In race for Congress, terrain favors GOP
Kerry threatens Bush, but Republicans feel confident of hold on House, Senate
While the race for the White House may go down to the wire, political handicappers are writing off prospects for Democrats to take back either the Senate or the House.
The key, experts say, is terrain: Democrats are defending five open seats - all in the South, their weakest region. And redistricting has given Republicans a powerful edge in districts they must hold in the House.
On paper, Democrats don't have far to go. A turnover of just two seats would flip control in the Senate and a dozen would do so in the House. But the battleground states and districts tend to be on harsh political ground for Democrats - a sign that what counts in today's politics, as in real estate, is location, location, location.
"It's very hard to see Democrats making gains. There are too many open seats, and where there are open seats they are in red [Republican-leaning] states," says pollster John Zogby of Zogby International. The road will be toughest in the House, where GOP-engineered redistricting in states like Texas and Georgia has set the stage for what some call an "institutionalized victory."
Democrats, to be sure, aren't giving up. They argue that message may yet trump terrain in Election 2004. If President Bush's numbers continue to slide, and the presidential race morphs into a referendum on jobs, as Democrats hope, it could change the dynamics in battleground states and districts, they say.
"As far as I'm concerned, the conventional wisdom about '04 is slipping. The national mood is with our candidates," says Jon Corzine, chairman of the Democratic Senatorial Campaign Committee (DSCC). He cites polls showing that Democrats are gaining ground on issues such as healthcare, education, and jobs and the economy.
An example of a race that Democrats hope will turn on jobs is Colorado, where the surprise retirement of Republican Sen. Ben Nighthorse Campbell, announced March 3, gave Democrats an opening they had not expected. In 2000, Mr. Bush outpolled the combined scores of Vice President Gore and Ralph Nader in Colorado by 8 percent. But the state has a lost 91,600 jobs since Bush took office, says Senator Corzine, who has recruited Rutt Bridges, a software entrepreneur millionaire with deep pockets, into the race. US Rep. Mark Udall is also considering a run for the open seat.
Democrats cite Oklahoma, Illinois, and Alaska as other "prime-time pickups." They also see "serious opportunities" in Missouri, Kentucky, and also in Pennsylvania, where incumbent GOP Sen. Arlen Specter is in a divisive primary slug out with conservative Rep. Pat Toomey. If the primary draws Pennsylvania's GOP nominee too far to the right, Democrats have a good shot at picking up that seat.
Meanwhile, Republicans see their best chances in open seats in North Carolina, South Carolina, and Georgia, where Bush outpolled the opposition scores by double digits. Open seats in Louisiana and Florida are also possible GOP pickups. Republicans also see opportunities against Democratic incumbents in Washington, Nevada, Wisconsin, and especially South Dakota.
The race to unseat Democratic leader Tom Daschle is bringing big GOP guns to a state that President Bush won by 22 points. On Monday, Vice President Cheney hosted a fundraiser in Sioux Falls, S.D., for GOP contender and former US Rep. John Thune, who was narrowly defeated in a Senate bid in 2000. Senator Daschle is expected to raise $10 million for his campaign.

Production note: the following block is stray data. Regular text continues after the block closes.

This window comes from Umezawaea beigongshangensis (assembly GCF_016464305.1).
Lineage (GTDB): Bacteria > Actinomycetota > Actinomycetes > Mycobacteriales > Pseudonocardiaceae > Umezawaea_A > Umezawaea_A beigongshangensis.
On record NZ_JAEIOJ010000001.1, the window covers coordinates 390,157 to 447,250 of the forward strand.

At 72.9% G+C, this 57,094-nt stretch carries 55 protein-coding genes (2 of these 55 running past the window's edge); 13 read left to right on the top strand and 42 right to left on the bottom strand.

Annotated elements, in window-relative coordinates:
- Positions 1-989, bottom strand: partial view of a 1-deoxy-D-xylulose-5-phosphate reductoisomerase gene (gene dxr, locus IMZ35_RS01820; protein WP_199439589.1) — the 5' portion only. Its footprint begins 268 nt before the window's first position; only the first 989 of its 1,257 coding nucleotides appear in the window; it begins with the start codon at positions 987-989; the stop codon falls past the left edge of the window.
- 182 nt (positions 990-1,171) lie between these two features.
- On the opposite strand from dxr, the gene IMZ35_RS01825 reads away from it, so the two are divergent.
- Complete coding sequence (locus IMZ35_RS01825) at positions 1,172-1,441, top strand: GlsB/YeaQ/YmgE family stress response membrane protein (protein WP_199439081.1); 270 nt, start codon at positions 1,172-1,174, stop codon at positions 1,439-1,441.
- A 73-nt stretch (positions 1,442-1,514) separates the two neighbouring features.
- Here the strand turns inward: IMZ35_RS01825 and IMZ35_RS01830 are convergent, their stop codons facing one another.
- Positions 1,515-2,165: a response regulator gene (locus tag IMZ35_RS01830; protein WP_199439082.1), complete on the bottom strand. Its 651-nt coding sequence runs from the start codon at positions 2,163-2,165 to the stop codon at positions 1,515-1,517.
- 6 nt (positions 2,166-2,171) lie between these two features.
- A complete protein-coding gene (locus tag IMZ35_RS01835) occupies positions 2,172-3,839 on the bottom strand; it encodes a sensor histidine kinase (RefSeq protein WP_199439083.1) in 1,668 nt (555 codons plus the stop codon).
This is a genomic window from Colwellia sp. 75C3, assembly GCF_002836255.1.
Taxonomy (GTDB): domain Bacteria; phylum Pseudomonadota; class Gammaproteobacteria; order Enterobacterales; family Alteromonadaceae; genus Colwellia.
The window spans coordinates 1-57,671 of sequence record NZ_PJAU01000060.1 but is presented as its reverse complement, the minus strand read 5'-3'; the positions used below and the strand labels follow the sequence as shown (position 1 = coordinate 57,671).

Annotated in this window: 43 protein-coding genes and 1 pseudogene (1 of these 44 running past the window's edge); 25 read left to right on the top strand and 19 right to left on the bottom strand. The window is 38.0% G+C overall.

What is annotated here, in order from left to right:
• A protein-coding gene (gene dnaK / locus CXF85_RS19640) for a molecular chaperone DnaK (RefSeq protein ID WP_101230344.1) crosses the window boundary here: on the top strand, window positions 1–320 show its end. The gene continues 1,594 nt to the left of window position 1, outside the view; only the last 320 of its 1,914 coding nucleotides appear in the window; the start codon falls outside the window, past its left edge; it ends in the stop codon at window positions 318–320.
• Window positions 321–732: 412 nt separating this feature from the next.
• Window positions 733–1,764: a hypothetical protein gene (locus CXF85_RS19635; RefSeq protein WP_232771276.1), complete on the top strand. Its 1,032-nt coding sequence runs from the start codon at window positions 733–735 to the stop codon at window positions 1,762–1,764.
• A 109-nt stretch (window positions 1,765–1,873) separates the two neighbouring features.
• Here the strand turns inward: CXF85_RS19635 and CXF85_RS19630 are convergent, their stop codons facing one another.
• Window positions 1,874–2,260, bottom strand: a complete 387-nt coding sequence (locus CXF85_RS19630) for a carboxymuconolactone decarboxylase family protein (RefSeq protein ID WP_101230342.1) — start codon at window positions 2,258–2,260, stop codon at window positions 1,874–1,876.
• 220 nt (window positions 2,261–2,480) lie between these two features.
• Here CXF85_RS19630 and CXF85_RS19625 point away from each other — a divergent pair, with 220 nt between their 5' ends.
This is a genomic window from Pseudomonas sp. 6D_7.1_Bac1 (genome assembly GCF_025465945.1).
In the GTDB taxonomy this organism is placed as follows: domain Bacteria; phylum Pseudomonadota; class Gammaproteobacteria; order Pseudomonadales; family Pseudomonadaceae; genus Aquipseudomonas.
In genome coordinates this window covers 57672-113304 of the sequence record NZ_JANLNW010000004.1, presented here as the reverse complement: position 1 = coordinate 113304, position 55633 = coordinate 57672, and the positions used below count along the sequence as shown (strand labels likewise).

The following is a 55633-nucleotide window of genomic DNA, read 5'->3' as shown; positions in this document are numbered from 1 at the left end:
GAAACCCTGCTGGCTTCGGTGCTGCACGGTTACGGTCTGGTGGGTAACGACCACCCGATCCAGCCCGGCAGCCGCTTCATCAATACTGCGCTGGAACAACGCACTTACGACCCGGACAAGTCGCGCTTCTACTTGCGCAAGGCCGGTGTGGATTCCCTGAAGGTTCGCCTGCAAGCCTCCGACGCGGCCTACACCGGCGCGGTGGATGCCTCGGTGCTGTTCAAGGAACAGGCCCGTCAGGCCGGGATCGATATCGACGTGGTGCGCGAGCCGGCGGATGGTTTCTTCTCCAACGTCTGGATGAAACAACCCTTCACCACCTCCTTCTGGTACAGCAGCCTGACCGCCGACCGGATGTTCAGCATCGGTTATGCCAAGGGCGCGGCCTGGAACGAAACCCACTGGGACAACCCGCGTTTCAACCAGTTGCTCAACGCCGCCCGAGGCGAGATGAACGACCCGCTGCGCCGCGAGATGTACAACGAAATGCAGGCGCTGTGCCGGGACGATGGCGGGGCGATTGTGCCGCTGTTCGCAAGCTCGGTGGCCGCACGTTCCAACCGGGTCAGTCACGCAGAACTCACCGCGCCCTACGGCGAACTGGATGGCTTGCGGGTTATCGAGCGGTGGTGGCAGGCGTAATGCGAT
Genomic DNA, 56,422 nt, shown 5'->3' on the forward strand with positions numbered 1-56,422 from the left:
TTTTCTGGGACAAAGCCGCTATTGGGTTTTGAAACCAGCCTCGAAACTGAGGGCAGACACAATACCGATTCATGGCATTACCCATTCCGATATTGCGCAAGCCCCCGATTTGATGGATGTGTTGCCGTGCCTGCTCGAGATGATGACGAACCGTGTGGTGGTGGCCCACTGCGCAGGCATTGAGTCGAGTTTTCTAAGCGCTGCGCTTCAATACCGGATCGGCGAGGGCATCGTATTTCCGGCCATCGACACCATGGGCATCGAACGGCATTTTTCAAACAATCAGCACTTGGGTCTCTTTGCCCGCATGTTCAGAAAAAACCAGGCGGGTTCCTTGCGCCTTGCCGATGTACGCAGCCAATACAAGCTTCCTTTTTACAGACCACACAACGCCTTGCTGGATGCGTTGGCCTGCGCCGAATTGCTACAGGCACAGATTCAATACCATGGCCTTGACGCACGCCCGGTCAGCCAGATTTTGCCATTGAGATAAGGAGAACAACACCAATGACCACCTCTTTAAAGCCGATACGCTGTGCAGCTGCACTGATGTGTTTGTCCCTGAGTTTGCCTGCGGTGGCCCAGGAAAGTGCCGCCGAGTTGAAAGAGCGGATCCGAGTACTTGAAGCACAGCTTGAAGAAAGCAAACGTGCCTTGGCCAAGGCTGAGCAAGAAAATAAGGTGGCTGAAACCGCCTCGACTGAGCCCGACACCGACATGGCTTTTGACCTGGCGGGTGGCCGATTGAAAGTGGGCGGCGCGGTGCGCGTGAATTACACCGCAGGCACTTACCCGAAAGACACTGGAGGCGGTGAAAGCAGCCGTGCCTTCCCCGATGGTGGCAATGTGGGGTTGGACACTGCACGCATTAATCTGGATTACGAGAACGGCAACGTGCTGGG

But issues that play big for Democrats in national polls can be eclipsed by parochial concerns on the ground. That's what's likely to happen in bids for open seats in the South, especially with Sen. John Kerry at the top of the Democratic ticket.
"One of the Democrats' main challenges is that their standard bearer is the single most liberal member of the US Senate [according to a new National Journal rating], who happens to be from Massachusetts, the most liberal state in the nation," says Whit Ayers, a GOP pollster.
The typical Democratic candidate in the South, he says, faces a tough choice: whether to support Kerry, "which will send a signal to many Southern voters that he doesn't think like they do," or to break with Kerry - a problem for the Democratic base.
Both parties are still scrambling to find strong candidates in several Southern states. Democrats are having the hardest time finding a credible candidate in Georgia, and there is no clear frontrunner for either party in Florida.
"The biggest thing Democrats have going for them [in the South] is weak Republican candidates," says Merle Black, a political scientist at Emory University in Atlanta. "But I don't think that Kerry is going to run very well in the South. When Republicans get through mining his complete record in the Senate, he is not going to win Southern states, and that hurts Democratic chances," he adds.
A wild card in the race is the possible clout of so-called 527 groups, or "stealth" political action committees, named after that section of the US tax code that exempts issue advocacy-groups from having to report to the IRS or the Federal Elections Commission. Still, Congress watchers say that the Senate is not a hopeless goal for Democrats. "People have developed the idea that Republicans have locked up all these states, and it's not true. The Senate is not hopeless. They're going to have to fight for every win," says Jennifer Duffy, Senate analyst for the Cook Political Report in Washington.